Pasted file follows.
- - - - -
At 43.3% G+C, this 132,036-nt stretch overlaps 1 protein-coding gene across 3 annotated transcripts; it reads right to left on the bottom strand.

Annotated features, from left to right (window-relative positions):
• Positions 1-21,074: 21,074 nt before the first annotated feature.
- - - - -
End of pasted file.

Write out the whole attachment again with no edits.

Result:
At 43.3% G+C, this 132,036-nt stretch overlaps 1 protein-coding gene across 3 annotated transcripts; it reads right to left on the bottom strand.

Annotated features, from left to right (window-relative positions):
• Positions 1-21,074: 21,074 nt before the first annotated feature.